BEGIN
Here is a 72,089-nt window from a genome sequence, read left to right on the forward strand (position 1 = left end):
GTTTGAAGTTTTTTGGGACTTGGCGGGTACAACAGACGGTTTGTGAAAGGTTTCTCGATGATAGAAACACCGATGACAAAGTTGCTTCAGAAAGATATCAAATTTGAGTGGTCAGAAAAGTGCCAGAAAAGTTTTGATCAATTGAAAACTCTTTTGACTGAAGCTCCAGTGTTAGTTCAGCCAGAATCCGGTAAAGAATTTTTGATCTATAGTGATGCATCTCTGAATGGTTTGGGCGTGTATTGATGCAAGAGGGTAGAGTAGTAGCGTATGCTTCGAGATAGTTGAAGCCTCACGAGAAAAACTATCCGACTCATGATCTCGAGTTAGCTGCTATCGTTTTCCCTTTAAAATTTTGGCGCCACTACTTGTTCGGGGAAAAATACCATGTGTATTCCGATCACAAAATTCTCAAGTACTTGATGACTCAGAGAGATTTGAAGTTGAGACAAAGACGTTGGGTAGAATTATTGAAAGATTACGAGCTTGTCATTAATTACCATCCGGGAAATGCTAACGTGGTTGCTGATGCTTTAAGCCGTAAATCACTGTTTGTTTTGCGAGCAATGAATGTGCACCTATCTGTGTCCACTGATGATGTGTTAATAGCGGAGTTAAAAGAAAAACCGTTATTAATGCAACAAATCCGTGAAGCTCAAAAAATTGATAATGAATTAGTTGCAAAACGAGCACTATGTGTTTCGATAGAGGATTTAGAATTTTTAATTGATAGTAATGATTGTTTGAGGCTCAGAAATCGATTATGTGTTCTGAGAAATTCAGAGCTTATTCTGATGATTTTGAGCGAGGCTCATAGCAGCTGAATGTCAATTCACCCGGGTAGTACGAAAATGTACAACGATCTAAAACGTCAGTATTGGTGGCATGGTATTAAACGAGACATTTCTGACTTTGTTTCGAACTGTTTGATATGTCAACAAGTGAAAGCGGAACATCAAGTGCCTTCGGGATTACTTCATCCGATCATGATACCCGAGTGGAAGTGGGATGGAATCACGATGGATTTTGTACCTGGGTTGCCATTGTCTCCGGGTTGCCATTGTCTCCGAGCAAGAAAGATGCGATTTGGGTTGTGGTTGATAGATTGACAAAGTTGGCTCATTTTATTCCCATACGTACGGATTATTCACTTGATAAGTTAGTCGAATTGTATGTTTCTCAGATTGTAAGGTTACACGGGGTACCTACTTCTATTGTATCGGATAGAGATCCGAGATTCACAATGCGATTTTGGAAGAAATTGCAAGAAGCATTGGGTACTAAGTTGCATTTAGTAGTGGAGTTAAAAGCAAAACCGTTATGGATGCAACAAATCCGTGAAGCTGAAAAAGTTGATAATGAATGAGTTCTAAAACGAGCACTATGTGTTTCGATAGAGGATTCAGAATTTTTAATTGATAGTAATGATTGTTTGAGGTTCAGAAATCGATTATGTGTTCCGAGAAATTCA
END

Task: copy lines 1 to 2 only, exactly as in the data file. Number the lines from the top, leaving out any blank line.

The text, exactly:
Here is a 72,089-nt window from a genome sequence, read left to right on the forward strand (position 1 = left end):
GTTTGAAGTTTTTTGGGACTTGGCGGGTACAACAGACGGTTTGTGAAAGGTTTCTCGATGATAGAAACACCGATGACAAAGTTGCTTCAGAAAGATATCAAATTTGAGTGGTCAGAAAAGTGCCAGAAAAGTTTTGATCAATTGAAAACTCTTTTGACTGAAGCTCCAGTGTTAGTTCAGCCAGAATCCGGTAAAGAATTTTTGATCTATAGTGATGCATCTCTGAATGGTTTGGGCGTGTATTGATGCAAGAGGGTAGAGTAGTAGCGTATGCTTCGAGATAGTTGAAGCCTCACGAGAAAAACTATCCGACTCATGATCTCGAGTTAGCTGCTATCGTTTTCCCTTTAAAATTTTGGCGCCACTACTTGTTCGGGGAAAAATACCATGTGTATTCCGATCACAAAATTCTCAAGTACTTGATGACTCAGAGAGATTTGAAGTTGAGACAAAGACGTTGGGTAGAATTATTGAAAGATTACGAGCTTGTCATTAATTACCATCCGGGAAATGCTAACGTGGTTGCTGATGCTTTAAGCCGTAAATCACTGTTTGTTTTGCGAGCAATGAATGTGCACCTATCTGTGTCCACTGATGATGTGTTAATAGCGGAGTTAAAAGAAAAACCGTTATTAATGCAACAAATCCGTGAAGCTCAAAAAATTGATAATGAATTAGTTGCAAAACGAGCACTATGTGTTTCGATAGAGGATTTAGAATTTTTAATTGATAGTAATGATTGTTTGAGGCTCAGAAATCGATTATGTGTTCTGAGAAATTCAGAGCTTATTCTGATGATTTTGAGCGAGGCTCATAGCAGCTGAATGTCAATTCACCCGGGTAGTACGAAAATGTACAACGATCTAAAACGTCAGTATTGGTGGCATGGTATTAAACGAGACATTTCTGACTTTGTTTCGAACTGTTTGATATGTCAACAAGTGAAAGCGGAACATCAAGTGCCTTCGGGATTACTTCATCCGATCATGATACCCGAGTGGAAGTGGGATGGAATCACGATGGATTTTGTACCTGGGTTGCCATTGTCTCCGGGTTGCCATTGTCTCCGAGCAAGAAAGATGCGATTTGGGTTGTGGTTGATAGATTGACAAAGTTGGCTCATTTTATTCCCATACGTACGGATTATTCACTTGATAAGTTAGTCGAATTGTATGTTTCTCAGATTGTAAGGTTACACGGGGTACCTACTTCTATTGTATCGGATAGAGATCCGAGATTCACAATGCGATTTTGGAAGAAATTGCAAGAAGCATTGGGTACTAAGTTGCATTTAGTAGTGGAGTTAAAAGCAAAACCGTTATGGATGCAACAAATCCGTGAAGCTGAAAAAGTTGATAATGAATGAGTTCTAAAACGAGCACTATGTGTTTCGATAGAGGATTCAGAATTTTTAATTGATAGTAATGATTGTTTGAGGTTCAGAAATCGATTATGTGTTCCGAGAAATTCA